Dolphins have long-lasting friendships and form cliques while shunning other groups. This is according to observations of bottlenose dolphins in the Gulf of Trieste in the northern Adriatic sea over a period of 9 years.
The dolphins formed mixed-sex clusters, including two main groups that enjoyed stable membership and long-lasting friendships. Both groups contained a core membership with extra tiers, while dolphins in one of the groups sometimes formed smaller factions.
Each group was connected by several dolphins which acted as social brokers, preventing complete cluster isolation. Overall the groups tended to avoid each other but shared particular areas of water by using them at different times.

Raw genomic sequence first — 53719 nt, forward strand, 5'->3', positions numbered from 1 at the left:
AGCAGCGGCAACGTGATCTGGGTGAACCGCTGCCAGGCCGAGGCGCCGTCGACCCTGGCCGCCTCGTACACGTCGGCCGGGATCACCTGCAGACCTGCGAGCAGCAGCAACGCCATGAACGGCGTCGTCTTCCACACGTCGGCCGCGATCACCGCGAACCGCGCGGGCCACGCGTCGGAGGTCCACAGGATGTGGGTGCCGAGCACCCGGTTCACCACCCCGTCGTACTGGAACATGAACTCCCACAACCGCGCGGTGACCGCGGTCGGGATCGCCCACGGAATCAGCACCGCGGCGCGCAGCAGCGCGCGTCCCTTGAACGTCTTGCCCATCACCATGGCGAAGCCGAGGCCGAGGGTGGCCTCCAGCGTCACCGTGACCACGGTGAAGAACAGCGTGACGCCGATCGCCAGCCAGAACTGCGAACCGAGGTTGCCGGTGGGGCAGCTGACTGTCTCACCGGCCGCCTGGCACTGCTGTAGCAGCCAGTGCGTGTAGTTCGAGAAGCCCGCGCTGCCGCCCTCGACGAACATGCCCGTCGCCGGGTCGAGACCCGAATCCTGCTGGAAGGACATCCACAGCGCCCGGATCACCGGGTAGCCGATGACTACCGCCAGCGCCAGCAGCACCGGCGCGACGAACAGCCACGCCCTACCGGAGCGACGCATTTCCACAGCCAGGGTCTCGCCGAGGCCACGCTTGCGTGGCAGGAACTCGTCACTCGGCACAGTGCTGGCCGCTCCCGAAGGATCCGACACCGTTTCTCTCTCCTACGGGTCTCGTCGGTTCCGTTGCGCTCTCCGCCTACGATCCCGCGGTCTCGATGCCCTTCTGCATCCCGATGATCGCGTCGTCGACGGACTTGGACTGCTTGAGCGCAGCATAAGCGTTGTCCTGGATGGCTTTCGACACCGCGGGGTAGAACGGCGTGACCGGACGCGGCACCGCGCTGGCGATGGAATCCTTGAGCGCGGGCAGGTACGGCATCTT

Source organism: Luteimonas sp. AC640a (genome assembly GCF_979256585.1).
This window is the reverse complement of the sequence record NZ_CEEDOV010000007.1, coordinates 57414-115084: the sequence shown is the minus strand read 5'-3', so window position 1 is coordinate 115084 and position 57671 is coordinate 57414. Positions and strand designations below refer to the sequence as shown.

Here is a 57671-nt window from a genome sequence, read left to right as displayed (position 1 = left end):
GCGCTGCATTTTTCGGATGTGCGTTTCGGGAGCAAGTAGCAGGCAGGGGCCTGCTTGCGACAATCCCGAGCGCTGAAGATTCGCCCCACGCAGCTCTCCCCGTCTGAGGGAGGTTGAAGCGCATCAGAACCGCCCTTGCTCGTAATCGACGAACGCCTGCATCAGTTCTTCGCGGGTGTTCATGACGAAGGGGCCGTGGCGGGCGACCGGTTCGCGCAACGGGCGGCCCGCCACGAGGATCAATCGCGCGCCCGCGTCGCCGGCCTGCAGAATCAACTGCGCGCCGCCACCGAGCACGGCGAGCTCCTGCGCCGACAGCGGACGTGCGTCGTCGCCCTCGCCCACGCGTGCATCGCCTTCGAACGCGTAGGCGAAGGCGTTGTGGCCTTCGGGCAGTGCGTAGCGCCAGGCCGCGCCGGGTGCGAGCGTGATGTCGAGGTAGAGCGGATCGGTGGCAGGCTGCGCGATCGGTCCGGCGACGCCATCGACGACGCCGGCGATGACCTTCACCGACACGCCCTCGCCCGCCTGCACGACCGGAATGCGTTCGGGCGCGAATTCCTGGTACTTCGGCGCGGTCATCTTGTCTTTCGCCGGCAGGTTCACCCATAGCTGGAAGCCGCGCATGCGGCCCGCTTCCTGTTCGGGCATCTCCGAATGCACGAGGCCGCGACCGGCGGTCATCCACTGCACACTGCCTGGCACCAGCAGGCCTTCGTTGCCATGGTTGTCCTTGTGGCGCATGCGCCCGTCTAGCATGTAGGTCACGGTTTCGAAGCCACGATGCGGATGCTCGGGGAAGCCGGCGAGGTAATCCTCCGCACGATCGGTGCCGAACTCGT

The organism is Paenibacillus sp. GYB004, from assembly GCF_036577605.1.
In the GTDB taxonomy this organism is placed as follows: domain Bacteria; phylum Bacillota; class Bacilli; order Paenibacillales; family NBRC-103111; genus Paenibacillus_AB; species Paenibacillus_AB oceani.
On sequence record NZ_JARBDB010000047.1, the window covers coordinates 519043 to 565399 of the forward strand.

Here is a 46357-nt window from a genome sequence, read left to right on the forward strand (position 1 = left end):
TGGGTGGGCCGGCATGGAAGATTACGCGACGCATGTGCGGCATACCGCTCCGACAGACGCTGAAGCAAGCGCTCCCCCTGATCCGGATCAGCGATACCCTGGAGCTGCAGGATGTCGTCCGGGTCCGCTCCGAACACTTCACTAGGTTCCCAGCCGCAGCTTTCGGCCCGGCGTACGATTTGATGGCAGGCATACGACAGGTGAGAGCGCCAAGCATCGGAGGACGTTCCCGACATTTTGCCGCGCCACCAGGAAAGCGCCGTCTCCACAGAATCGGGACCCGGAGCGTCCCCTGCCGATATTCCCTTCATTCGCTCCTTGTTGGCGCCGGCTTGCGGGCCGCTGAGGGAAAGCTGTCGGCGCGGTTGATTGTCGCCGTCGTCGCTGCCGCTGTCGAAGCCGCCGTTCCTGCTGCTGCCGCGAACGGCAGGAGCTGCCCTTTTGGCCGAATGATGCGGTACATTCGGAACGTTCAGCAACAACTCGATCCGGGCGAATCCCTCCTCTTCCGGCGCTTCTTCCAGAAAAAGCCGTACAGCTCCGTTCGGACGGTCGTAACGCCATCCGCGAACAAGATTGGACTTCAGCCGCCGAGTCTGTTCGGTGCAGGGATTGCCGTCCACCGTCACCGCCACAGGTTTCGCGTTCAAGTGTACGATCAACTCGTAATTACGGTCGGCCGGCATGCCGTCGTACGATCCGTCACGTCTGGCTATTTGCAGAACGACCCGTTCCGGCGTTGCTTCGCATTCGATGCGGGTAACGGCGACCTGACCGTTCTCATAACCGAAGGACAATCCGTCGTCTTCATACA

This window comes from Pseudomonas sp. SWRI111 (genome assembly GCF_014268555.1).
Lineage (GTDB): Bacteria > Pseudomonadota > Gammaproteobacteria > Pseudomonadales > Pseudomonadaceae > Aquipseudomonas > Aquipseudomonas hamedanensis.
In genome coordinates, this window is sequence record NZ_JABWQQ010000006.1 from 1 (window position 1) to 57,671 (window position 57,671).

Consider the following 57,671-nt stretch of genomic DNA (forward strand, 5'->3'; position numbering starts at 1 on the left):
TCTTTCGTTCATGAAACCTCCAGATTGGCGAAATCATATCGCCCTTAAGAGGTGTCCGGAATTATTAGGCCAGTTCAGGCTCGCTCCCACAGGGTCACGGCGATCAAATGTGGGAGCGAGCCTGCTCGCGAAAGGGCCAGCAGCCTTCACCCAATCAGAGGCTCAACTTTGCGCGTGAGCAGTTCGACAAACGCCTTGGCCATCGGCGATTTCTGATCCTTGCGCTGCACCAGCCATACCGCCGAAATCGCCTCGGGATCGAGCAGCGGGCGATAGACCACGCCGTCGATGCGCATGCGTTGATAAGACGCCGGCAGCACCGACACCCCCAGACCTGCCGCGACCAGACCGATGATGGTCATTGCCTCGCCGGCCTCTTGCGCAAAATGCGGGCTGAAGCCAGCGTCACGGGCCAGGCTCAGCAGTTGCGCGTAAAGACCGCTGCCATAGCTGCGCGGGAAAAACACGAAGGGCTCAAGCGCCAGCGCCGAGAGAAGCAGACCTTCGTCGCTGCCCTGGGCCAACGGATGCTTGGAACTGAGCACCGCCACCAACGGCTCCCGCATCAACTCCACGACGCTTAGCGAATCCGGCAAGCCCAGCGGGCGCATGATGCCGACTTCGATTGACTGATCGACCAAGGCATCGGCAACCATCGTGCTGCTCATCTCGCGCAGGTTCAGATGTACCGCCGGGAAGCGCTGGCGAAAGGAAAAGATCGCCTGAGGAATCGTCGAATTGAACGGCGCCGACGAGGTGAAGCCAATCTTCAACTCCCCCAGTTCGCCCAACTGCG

“We were quite surprised by this. It is not uncommon for dolphins to segregate into different parts of the sea, but to have certain times of the day in which they gather is unusual,” says Tilen Genov at the University of St Andrews, who led the study.
The team believes that ecological constraints, such as the availability of prey, could explain the inclusion of older-looking dolphins into the social groups.”These animals may possess long-term knowledge needed to tackle such constraints and thus play a key role in their community,” wrote the researchers.
Journal reference: Marine Biolog, DOI: 10.1007/s00227-018-3450-8
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